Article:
The Definition of a Real Estate Broker in 500 Words or Less

For most people, there is no distinction between a real estate broker and a real estate agent. However, if you work in the real estate industry, there is a very clear difference.

All real estate brokers were once licensed agents — but not all agents are brokers. Brokers assume legal responsibility for the agents and the real estate transactions being managed through their brokerage.

Agents hang their licenses with a brokerage, and the broker provides oversight, consultation, and direction to ensure transactions get managed according to the letter of the law.


If you ask most brokers to define their role, it definitely doesn’t end at compliance. And, as with any industry, technology, the age of the customer, and market disruption has recast the role of broker in a big way.

Before understanding how successful brokers define their roles, it’s important to understand how it’s been defined, historically. The National Association of REALTORS(r) (NAR) defines brokers as individuals who wear many hats. In many cases, the broker has also been the owner of the brokerage, which meant that their responsibilities included tasks well outside of their real estate know-how.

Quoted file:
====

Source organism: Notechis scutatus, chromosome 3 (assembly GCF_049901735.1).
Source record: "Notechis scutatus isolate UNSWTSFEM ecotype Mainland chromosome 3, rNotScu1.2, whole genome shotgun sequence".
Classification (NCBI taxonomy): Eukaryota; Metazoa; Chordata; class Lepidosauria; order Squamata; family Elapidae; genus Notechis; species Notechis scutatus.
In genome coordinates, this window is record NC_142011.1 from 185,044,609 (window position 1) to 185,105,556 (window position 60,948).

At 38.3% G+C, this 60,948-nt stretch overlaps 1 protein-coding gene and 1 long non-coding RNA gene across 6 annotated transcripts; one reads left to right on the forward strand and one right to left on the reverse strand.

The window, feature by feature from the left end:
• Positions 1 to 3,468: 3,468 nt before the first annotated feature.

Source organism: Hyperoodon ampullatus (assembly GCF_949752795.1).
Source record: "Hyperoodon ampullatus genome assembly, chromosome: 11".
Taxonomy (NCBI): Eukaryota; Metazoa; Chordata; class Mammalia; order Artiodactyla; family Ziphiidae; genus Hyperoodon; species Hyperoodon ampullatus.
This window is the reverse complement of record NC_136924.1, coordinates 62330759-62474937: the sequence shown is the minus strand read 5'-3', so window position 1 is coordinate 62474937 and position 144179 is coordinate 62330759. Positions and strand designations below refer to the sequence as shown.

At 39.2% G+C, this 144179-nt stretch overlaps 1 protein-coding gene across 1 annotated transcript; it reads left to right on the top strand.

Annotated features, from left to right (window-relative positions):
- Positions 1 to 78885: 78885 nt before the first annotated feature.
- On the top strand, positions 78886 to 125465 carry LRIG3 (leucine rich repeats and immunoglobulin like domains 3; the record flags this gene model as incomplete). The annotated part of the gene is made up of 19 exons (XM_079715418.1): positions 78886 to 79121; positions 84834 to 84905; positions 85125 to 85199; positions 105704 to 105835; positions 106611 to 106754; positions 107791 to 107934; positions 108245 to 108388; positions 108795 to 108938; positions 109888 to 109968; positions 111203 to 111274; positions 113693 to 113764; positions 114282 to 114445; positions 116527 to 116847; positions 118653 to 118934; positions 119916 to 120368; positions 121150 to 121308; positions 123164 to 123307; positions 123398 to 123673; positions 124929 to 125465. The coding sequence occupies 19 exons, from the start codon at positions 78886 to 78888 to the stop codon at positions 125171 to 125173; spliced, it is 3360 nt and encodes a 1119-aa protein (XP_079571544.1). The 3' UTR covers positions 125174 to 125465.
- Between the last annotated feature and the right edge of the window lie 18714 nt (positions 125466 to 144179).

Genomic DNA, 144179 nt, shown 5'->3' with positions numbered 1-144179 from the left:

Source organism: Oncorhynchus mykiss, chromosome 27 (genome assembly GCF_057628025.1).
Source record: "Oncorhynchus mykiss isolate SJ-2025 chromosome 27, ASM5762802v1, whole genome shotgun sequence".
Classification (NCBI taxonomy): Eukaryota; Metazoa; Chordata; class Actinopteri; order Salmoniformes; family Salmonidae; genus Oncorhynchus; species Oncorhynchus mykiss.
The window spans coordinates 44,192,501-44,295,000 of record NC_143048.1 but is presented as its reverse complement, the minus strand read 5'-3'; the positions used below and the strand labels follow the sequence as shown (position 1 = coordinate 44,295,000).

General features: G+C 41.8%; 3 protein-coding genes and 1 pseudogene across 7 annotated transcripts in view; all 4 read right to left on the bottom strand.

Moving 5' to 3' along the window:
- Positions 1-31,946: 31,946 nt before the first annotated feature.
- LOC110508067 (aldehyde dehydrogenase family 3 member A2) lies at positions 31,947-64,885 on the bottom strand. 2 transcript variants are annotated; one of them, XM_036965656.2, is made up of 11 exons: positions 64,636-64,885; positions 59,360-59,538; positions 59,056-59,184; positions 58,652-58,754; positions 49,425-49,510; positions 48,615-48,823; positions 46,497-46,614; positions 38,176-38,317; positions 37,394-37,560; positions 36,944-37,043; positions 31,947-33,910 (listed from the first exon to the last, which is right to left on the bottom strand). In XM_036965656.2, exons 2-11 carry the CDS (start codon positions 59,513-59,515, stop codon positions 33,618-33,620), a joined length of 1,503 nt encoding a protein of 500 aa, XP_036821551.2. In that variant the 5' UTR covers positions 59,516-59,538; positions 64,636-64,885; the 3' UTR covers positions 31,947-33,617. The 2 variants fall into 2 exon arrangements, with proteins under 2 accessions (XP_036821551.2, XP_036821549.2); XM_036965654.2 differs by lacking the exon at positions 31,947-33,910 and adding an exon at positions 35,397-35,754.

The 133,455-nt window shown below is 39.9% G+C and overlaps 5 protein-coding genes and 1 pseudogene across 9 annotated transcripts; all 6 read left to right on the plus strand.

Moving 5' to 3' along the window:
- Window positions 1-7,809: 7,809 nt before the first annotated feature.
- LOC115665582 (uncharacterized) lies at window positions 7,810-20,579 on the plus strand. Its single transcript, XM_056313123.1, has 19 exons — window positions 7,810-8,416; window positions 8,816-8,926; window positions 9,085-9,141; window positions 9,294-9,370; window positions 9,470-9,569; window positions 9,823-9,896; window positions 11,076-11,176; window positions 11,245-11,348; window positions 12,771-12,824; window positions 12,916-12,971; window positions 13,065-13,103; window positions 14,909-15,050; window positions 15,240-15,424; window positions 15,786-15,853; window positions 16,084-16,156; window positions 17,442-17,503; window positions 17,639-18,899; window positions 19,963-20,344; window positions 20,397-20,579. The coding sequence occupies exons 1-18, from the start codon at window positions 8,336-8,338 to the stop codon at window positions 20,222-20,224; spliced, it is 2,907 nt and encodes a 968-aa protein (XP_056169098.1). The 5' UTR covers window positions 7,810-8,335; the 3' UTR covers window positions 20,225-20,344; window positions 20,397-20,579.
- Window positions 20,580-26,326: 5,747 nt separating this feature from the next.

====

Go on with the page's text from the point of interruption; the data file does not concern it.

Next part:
Not only was the broker-owner responsible for compliance and paperwork approval, these Janes- and Jacks-of-all-trades found themselves responsible for everything from generating leads for agents to ordering office supplies. In a given day, it wouldn’t be uncommon for a broker to deal with recruiting and hiring agents, training new agents, guiding agent transactions, or event mediating agent disagreements.

While many brokers might still survive as overwhelmed generalists, many have embraced technology, lean processes, and smart hiring in order to thrive in today’s market.

The Impact of Today’s Market on Real Estate Brokers

Increasing complexities of the industry and technology have seen successful brokers define their roles more narrowly.

Just as today’s marketers cite focus in brand, content, digital, or other specializations, the best brokerage models enable infrastructure that allows a broker to focus their time, skills, and attention in fewer areas where they can make the most impact for their agents and the business.

The balance is handled efficiently by leveraging technology, minimal staff, or other resources available within their brokerage.

To be successful, brokers can no longer play the all-in-one role of compliance officer, recruiter, IT expert, and lead generation specialist. Instead, once they have the right brokerage systems in place, their ability to work smarter, not harder actually helps accelerate growth.

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